Innocence - Pashynce Kibbe '18

     I roll the window down and the cool breeze catches in my hair. We're driving home and the road is deserted. We haven't passed a car in a while, so I turn the radio up and rest my chin on my arm in the window. I close my eyes and breathe in the country surroundings, the smell of an oncoming storm and fresh soil drift over me. As I open my eyes I look into the woods we’re driving through; they are dark and are coated with a thick fog sitting heavily on the mossy floor. I can hear owls perched in trees cooing into the night. As the moonlight descends on the lake beside us, a soft melody flows from the speakers. It's a song about love and lost time. I let the lyrics wash over me as I watch the world fly by my window.

     I start to think about memories from throughout the years. My fourth birthday, my first day of school, it all starts flashing in time with the trees. The memories keep coming, up until this moment. This moment, when I begin to think about the future.

    I have a sudden flash of an empty room that I use to call mine and boxes in an unfamiliar place. I see my mom crying as she gets in the car to drive away, and right then it dawns on me that in a few more years I will be alone in a place that's not my home. The memories begin to flash again, now painful to watch.

    My mom waking me up at 6:15 every year on my birthday, blinding me with her camera. I see myself, waiting as long as I possibly could until I ran into her room on Christmas morning and dragged her out of bed. My mom greeting me every morning with a smile and a kiss to the forehead while the babies played. It all hits me so hard I can't breath. Never again will I have any of that. Once I leave, everything will change. Phone calls instead of hugs. Birthday cards in the mail instead of the traditional morning wake up. How can I be content knowing this is all changing?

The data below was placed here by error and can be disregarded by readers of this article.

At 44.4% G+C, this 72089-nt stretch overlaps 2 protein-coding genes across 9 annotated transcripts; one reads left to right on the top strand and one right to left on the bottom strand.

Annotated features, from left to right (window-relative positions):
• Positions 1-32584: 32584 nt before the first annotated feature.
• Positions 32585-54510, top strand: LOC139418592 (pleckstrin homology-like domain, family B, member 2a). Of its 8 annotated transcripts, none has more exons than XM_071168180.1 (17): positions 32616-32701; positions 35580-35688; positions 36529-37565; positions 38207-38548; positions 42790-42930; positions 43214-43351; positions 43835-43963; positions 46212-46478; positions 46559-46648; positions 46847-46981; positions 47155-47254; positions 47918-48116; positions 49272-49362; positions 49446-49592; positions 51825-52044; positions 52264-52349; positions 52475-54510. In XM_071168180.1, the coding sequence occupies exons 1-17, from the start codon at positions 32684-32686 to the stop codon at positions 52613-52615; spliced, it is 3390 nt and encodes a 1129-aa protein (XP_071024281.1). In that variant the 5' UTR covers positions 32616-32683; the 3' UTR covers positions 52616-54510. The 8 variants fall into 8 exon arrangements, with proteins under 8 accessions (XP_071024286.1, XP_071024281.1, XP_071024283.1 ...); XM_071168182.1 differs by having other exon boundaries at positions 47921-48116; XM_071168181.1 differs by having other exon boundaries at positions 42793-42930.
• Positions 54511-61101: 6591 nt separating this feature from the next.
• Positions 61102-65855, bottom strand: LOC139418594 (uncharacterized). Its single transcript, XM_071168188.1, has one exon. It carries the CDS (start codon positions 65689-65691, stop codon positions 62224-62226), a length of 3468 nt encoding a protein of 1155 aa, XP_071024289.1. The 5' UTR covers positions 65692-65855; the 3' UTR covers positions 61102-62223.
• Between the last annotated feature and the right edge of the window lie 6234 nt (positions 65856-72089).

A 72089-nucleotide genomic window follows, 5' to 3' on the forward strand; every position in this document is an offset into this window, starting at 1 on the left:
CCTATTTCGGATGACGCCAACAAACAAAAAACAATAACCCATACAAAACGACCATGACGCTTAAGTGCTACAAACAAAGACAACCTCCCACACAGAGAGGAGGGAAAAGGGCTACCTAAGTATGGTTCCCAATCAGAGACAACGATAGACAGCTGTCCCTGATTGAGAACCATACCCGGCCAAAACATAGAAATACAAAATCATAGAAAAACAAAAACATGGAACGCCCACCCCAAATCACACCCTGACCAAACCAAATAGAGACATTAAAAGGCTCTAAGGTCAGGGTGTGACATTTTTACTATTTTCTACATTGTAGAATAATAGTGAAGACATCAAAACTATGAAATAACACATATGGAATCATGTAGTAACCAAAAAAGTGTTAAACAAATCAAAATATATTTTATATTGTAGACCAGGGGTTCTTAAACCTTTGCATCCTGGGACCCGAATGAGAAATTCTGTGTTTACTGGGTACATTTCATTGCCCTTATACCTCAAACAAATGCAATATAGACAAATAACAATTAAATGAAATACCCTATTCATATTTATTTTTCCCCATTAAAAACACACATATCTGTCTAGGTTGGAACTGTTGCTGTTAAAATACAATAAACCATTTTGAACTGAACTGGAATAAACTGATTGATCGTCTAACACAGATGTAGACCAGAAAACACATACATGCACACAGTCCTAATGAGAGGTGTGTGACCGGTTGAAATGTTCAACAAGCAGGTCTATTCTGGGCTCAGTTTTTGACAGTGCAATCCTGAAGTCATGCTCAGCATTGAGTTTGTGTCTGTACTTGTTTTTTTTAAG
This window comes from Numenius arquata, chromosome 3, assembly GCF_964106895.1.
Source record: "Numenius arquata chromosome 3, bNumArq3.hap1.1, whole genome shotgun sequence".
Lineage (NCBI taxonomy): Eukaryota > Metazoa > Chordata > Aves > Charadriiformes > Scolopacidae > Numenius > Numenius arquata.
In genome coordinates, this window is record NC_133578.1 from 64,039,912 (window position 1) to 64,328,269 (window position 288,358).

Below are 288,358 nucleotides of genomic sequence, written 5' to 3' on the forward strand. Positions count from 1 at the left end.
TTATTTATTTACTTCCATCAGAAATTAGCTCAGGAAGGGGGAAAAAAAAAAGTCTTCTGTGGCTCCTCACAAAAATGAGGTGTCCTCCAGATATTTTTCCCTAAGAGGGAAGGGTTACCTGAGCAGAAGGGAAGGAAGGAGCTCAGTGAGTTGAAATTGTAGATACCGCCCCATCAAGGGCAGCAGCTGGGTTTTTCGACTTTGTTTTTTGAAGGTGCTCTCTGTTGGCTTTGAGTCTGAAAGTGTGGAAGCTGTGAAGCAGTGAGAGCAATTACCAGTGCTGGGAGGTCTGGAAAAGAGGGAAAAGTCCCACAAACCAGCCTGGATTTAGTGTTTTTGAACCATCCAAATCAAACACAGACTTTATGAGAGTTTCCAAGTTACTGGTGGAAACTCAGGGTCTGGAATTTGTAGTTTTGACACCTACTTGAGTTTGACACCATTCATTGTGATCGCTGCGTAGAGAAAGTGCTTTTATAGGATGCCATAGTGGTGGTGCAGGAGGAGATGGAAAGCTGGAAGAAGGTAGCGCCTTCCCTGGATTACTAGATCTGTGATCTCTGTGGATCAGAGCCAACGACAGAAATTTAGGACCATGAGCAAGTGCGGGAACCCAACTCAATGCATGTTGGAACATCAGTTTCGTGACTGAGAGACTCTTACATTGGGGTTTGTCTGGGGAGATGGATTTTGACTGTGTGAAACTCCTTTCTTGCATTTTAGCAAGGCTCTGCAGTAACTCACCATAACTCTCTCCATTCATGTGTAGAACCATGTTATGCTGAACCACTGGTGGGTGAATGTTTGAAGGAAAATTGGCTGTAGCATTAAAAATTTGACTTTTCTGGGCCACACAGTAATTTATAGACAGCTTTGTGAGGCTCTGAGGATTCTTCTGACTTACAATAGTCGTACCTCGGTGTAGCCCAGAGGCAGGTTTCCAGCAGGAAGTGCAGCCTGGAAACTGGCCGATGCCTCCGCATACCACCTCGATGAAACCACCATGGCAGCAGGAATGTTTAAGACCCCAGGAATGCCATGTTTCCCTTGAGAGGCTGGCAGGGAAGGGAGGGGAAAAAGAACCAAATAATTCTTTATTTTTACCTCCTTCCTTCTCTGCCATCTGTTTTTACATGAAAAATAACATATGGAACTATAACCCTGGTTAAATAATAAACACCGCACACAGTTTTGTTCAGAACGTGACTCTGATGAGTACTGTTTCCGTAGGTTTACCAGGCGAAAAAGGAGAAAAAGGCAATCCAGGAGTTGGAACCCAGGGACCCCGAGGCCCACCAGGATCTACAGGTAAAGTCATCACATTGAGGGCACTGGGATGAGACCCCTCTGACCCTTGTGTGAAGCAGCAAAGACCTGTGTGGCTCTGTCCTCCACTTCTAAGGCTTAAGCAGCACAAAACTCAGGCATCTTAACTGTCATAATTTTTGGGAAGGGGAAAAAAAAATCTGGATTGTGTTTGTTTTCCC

One day I'll have a job and a family of my own. My childhood will be long behind me, a distant past to look back on and smile about, but in this moment, I don't want to look back. I want time. I want more than the years we’re given to be with our family. I want to enjoy my youth, relish in the carelessness it brings and the time to spend with the ones I love. Why can't I press pause, just for a little while?

    We are forced to grow up and mature so quickly we never think to stop and take a break, to really appreciate everything our childhood and family has to offer. We all have a short amount of time on earth. One day our family will be gone and we will be left thinking back and regretting not spending more time with them. We will regret choosing the friends that eventually became strangers instead of family game night. We will regret not cherishing the little moments that can mean so much just because we weren't in the mood and would rather be anywhere else. I remember missing my sisters first real crawl because I insisted that I needed a break from all the noise and frustration, I ended up staying with a friend that night and coming home to find out the momentous step I had missed and can never get back.

     As I think about this I can feel my chest tighten and my eyes beginning to sting. I squeeze them shut to keep it all in then stare back up at the moon. I can hear the babies sleeping in the backseat and I smile to myself as my mom sings along with radio. These are the moments I want to remember, the little moments that fill me with joy and hope. I'm leaving soon and that devastates me, so I tend to push the thoughts away and focus on the now, because weather or not I'm ready for adulthood it's here and I need to come to terms with it.

     The lake is gone and is now replaced by long pastures with grazing horses. The world is eerily quiet as we pass through a tunnel made of trees stretching across the road. My mom grabs my hand and points at the canopy above.”Make a wish,” she whispers, smiling at me. And just before the tunnel ends, I whisper my wish into the wind letting it float along the breeze into the waiting night.